Monday, June 25, 2012


Most nights this week, my dad and I have been up late trying to get an old computer running again. A Cromemco Z-2D to be precise, the first computer I ever used in my life, in like 1978 or '79, when I was either 4 or 5. Everything appears to be in working order but we can't get it to boot. Could be anything. Fortunately, computers from that era are easy to work on. They're slow and simple and the documentation includes full schematics. Stunningly, the chips and electronics are still available too, and cheap. The struggle has led to way too many late nights though, including Saturday night.

Sunday morning we'd planned on riding Grapevine early, but as we had, again, been up till 2, we rolled out of bed after 10 and it ended up being a little after noon before we actually got going, right as it really started to get warm.

The Northshore Trail is a loop along the north shore of Grapevine Lake. There are 3 or 4 places you can park. The internet suggested Murrell Park because it was free and shouldn't be too crowded. We found this to be true.

I'm not sure whether it was pure coincidence, or if grapes and grape vines are common in the area (thus the name), but we parked right in front of a massive tangle of them.


They looked and tasted a lot like muscadines but they had much smaller seeds.

It was already over 100 degrees but there were plenty of folks out enjoying the trail. Several mountain bikers came through the lot while we were getting ready and a half dozen or more trail runners passed by as well. I guess if you live here, 100 degrees is no big deal.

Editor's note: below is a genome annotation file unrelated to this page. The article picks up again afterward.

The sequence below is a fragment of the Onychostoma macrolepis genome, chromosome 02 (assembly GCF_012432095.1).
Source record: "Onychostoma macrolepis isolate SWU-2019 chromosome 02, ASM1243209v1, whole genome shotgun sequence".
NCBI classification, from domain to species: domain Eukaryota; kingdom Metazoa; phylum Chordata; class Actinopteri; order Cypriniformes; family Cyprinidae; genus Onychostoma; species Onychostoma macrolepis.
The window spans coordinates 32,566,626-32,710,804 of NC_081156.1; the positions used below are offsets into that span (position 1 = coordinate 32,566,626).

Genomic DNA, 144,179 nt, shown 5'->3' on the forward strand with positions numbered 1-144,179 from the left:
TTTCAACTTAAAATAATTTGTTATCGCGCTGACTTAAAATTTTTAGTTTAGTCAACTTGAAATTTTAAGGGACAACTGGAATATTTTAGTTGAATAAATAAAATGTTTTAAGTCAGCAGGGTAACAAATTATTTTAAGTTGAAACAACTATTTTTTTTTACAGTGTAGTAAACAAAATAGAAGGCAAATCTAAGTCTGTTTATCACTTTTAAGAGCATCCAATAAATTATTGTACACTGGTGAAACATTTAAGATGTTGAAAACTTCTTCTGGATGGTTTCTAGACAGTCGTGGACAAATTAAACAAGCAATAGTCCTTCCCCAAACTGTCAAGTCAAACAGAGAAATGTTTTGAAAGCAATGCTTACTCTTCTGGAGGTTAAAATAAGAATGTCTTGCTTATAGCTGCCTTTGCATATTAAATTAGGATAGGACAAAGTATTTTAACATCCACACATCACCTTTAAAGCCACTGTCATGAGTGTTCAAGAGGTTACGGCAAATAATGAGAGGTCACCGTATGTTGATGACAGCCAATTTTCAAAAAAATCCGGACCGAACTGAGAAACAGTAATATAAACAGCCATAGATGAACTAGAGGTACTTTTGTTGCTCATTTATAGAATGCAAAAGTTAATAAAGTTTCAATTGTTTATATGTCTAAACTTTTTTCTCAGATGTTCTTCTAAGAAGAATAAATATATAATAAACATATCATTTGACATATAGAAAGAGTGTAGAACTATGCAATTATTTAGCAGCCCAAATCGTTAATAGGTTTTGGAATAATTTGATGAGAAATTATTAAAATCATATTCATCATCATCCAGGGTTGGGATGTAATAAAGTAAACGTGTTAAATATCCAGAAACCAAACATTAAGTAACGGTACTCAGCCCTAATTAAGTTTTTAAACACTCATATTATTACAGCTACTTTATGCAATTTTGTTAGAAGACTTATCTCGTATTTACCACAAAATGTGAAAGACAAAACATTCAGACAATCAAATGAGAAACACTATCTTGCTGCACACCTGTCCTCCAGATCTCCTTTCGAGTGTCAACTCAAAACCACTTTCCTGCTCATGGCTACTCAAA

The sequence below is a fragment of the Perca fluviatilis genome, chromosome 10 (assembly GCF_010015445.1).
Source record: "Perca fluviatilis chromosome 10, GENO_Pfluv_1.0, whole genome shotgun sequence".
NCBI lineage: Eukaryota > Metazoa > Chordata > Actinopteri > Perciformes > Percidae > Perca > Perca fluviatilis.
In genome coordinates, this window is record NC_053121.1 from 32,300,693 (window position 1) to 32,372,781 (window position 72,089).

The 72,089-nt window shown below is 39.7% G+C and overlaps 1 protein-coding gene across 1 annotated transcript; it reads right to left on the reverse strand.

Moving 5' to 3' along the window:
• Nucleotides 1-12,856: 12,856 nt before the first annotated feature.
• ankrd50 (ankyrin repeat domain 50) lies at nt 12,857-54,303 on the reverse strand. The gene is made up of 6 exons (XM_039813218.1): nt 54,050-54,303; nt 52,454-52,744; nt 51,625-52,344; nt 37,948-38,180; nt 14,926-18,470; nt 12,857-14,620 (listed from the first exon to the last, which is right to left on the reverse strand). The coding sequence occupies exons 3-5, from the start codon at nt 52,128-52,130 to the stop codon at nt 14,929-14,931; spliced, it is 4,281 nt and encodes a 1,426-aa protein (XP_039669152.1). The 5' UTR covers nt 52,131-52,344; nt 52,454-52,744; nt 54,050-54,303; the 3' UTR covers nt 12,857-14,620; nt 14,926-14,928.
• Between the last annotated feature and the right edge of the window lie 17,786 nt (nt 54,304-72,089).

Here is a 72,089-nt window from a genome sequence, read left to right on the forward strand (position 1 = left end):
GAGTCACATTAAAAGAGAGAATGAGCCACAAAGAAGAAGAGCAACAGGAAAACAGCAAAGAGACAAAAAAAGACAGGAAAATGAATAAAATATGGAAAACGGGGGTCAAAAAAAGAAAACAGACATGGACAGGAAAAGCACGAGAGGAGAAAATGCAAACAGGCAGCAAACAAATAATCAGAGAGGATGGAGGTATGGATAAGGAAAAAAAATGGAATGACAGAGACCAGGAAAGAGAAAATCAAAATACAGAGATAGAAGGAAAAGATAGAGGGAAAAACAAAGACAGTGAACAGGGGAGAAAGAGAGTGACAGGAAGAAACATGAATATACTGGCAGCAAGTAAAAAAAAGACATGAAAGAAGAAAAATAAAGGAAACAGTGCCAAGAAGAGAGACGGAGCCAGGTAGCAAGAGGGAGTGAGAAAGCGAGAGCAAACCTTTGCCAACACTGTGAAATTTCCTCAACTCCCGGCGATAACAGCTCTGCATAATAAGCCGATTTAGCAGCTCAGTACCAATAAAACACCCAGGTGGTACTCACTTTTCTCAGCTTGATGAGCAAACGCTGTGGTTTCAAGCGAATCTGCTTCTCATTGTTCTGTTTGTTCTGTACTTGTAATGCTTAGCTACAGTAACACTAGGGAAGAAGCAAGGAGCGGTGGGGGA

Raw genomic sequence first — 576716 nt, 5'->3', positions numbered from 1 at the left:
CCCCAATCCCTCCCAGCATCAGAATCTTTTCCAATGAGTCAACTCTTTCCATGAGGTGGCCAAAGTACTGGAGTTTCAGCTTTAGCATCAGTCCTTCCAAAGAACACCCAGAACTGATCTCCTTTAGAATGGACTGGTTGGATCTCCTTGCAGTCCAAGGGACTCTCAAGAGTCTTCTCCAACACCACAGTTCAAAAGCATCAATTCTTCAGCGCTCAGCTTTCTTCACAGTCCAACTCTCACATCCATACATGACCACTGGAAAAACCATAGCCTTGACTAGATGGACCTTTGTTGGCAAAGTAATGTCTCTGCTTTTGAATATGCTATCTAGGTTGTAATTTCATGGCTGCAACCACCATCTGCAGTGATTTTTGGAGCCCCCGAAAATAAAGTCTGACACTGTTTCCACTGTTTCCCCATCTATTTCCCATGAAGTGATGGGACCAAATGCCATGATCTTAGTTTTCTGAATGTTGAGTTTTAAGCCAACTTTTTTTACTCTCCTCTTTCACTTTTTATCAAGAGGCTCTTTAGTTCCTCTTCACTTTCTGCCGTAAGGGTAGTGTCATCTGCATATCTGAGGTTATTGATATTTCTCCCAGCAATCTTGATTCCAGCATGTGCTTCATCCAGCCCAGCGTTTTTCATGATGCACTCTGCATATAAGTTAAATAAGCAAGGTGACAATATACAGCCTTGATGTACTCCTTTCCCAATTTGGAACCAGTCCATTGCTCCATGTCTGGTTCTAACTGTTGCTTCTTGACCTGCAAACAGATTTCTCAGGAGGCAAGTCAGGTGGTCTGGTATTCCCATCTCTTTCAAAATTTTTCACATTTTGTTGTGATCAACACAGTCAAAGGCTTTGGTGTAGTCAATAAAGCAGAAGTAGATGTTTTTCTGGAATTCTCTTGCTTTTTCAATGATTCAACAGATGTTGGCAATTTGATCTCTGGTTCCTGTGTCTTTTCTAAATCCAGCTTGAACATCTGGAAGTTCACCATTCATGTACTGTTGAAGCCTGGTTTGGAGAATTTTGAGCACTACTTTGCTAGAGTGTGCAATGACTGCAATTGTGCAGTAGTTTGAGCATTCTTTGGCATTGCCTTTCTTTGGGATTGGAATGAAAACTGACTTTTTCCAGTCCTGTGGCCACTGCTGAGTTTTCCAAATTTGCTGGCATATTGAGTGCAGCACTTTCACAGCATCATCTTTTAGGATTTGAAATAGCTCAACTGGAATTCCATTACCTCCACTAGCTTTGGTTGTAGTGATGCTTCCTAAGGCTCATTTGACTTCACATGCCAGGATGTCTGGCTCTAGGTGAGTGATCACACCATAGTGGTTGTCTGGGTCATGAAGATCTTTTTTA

Not 3 miles in, my dad flatted.


There are some fairly gnarly rocks here and there at Grapevine, and they kind of sneak up on you.

Earlier, at the car, we'd both noticed that we hadn't any spare mountain bike tubes. I had a road tube and between us we had patches and boots, Co2 and a pump, so we figured we'd be OK.

We were OK all right, but it took tremendous effort to get the tire off, much more effort to clean the old Stans off from when he last ran it tubeless and only slightly less to get the patches to stick. The patches didn't work though and we eventually just threw the road tube in there and headed back to the car. I dug and dug and did eventually find a mountain bike tube.

The road tube was holding up though, and rode well, so we didn't swap it right away, but I brought a second road tube just in case and we hit the reset button on the ride.


The last time we'd been to Grapevine had to have been 10 years ago, or maybe even more and the trail sure has changed since then. We only vaguely remembered it, but we both remembered old, rutted roadbeds and acres of sand. Since then, it's been rerouted and mostly now consists largely of rolling, flowing singletrack, punctuated with stream crossings, bridges, and the most interesting bits of the old trail.

The surrounding woods has a lot of different flavors too, so the trail isn't just the anonymous singletrack that so many massively rerouted trails often become.